Is the lack of comments on my blog because readers are actually prevented from commenting in the first place?
This is quite a big deal. In my mind, the process needs so be made as simple as possible, otherwise nothing will happen.
Also I wonder how many potential comments could have been contributed if it was much easier to do so?
Look at it from the reader’s point of view
Consider this scenario. I pour my heart and soul into a comment, only to have it disappear into the ether, never to be seen again. How would you feel if this happened to you?
This was exactly the case when I last commented on my iPad. It crashed at the last moment, just as my finger was poised above the publish button. All my efforts were wasted.
And it wasn’t that easy, either. Especially after battling with the iPad’s notoriously twitchy keyboard, irritating predictive text and fiddly presentation.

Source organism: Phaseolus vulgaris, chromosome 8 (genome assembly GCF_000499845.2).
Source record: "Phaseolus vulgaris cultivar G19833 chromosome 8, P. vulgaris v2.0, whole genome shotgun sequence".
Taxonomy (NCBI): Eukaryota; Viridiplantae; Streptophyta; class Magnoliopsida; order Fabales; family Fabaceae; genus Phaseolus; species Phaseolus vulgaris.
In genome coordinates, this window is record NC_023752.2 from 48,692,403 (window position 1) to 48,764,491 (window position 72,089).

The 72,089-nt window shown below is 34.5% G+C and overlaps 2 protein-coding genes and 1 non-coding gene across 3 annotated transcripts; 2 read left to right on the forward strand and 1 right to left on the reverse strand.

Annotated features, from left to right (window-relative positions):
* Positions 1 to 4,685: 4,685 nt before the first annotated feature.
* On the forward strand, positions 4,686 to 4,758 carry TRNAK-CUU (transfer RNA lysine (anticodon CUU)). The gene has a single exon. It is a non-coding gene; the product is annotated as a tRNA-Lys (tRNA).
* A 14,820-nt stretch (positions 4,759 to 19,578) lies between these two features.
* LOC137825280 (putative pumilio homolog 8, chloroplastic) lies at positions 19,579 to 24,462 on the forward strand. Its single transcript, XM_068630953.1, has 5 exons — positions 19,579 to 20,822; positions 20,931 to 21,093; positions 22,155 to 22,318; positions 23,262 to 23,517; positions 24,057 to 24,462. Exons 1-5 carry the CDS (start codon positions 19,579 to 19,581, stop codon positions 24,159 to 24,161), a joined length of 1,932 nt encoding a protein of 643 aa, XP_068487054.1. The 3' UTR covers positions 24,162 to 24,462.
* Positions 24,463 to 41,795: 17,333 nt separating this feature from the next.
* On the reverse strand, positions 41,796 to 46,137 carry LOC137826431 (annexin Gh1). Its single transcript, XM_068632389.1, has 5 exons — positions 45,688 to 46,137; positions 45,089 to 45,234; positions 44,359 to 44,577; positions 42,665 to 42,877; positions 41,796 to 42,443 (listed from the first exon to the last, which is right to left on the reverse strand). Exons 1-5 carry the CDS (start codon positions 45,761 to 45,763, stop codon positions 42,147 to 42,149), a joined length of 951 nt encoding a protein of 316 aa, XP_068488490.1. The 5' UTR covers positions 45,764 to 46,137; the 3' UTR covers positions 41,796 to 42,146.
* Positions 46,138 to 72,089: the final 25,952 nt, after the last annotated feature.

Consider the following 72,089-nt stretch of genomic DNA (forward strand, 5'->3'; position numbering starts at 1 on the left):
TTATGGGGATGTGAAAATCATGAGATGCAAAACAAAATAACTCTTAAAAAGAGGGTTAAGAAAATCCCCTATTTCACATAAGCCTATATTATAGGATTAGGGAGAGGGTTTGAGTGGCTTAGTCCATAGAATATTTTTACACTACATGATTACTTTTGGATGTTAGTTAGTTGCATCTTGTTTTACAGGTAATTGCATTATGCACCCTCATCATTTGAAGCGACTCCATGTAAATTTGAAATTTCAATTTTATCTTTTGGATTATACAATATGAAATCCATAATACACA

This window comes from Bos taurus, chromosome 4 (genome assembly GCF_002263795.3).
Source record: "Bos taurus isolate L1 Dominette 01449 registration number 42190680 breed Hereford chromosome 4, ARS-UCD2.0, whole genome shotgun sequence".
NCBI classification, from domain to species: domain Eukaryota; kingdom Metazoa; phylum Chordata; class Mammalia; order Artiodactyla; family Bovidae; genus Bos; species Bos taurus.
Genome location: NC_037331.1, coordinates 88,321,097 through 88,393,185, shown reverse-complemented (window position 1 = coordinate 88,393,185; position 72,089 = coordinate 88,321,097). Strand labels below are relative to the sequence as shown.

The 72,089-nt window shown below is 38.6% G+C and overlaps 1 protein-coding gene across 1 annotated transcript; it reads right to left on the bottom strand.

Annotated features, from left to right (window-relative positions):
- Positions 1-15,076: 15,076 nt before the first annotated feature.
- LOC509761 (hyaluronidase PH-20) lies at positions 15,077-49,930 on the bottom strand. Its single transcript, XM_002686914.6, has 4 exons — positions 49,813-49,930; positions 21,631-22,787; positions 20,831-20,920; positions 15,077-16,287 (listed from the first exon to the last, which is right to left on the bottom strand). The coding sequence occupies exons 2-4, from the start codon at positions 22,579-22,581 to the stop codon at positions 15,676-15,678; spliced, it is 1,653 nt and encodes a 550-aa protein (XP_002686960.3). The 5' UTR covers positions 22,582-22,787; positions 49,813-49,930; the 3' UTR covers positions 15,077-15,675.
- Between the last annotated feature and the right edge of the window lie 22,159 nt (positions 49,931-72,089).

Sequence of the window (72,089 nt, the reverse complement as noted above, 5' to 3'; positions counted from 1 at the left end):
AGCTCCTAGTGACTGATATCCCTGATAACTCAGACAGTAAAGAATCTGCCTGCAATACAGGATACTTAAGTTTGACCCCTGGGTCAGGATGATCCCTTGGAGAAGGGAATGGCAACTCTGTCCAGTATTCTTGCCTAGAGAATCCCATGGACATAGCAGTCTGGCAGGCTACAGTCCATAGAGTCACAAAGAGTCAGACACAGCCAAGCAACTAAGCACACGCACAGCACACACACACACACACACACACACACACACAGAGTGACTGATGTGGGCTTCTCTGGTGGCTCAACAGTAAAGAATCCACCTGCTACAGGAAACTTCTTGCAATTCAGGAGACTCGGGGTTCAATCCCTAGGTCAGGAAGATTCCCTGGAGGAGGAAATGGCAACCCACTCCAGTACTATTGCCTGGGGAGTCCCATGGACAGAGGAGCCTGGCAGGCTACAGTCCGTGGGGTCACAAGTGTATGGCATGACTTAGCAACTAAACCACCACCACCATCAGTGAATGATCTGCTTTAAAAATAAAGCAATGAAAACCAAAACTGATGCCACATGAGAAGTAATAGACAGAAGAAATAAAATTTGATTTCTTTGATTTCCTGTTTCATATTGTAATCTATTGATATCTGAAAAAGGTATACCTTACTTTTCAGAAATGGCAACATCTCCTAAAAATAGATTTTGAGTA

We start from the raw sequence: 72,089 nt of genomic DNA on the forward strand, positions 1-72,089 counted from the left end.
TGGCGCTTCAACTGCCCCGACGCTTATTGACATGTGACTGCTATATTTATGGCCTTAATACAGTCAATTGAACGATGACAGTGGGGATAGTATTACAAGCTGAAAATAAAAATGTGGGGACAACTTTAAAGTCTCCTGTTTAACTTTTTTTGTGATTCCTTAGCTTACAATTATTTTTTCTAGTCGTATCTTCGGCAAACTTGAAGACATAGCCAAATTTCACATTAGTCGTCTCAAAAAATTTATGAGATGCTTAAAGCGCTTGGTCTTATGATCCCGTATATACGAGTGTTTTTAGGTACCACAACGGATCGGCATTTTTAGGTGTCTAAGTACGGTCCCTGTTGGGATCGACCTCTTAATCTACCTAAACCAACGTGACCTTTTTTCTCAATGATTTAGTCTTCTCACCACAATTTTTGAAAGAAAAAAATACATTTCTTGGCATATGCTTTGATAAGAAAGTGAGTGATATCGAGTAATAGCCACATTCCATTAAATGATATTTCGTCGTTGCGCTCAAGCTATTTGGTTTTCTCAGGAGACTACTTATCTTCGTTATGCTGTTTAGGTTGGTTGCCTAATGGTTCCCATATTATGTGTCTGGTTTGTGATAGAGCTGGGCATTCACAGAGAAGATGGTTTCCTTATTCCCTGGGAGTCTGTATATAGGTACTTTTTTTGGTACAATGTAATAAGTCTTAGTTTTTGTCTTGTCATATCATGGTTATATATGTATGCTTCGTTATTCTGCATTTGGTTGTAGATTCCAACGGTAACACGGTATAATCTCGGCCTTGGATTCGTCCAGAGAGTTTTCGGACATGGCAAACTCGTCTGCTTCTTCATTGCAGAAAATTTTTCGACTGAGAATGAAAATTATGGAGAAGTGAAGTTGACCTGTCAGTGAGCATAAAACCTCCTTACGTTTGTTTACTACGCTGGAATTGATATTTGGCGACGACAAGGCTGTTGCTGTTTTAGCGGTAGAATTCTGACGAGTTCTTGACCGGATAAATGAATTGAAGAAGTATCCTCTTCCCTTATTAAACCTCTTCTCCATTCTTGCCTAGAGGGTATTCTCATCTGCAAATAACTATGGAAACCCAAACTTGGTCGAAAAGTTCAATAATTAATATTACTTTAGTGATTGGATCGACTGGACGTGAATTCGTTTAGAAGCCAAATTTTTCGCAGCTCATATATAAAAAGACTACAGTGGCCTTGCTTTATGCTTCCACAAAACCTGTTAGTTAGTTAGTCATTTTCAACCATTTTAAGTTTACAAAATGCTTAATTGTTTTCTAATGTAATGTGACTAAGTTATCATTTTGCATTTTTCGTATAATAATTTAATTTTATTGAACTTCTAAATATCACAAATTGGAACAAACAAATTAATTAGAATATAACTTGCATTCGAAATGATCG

My poor brain had had to be racked for mypassword, so I could log in as an identity. Then I had to prove I was a human and not a spammer, troll, automated commenting robot or whatever.
I had even re-read my comment to make sure it wasn’t saying anything stupid, derogatory, inflammatory, upsetting or anything like that. But what I hadn’t done was to copy my comment before publishing it.
And now it had gone. Disappeared. Vamoosh. Goodbye.
Where’s the incentive?
No wonder commenting has migrated to social media. All this hassle is such a turn-off. Your readers will be prevented from commenting if there are too many barriers, as well as the limited technology on hand-held devices. They end up abandoning this function like rats off a sinking ship.
Any process that is too difficult and unnecessarily complicated won’t get used. Especially if there is an easier alternative which responds in real time and delivers instant replies. Even without any precautions in place that keep spammers at bay, guess which will be the preferred choice.
This is very distressing. People have forgotten that blogs were originally designed to be commented on. After all this is what makes them different from ordinary, static websites.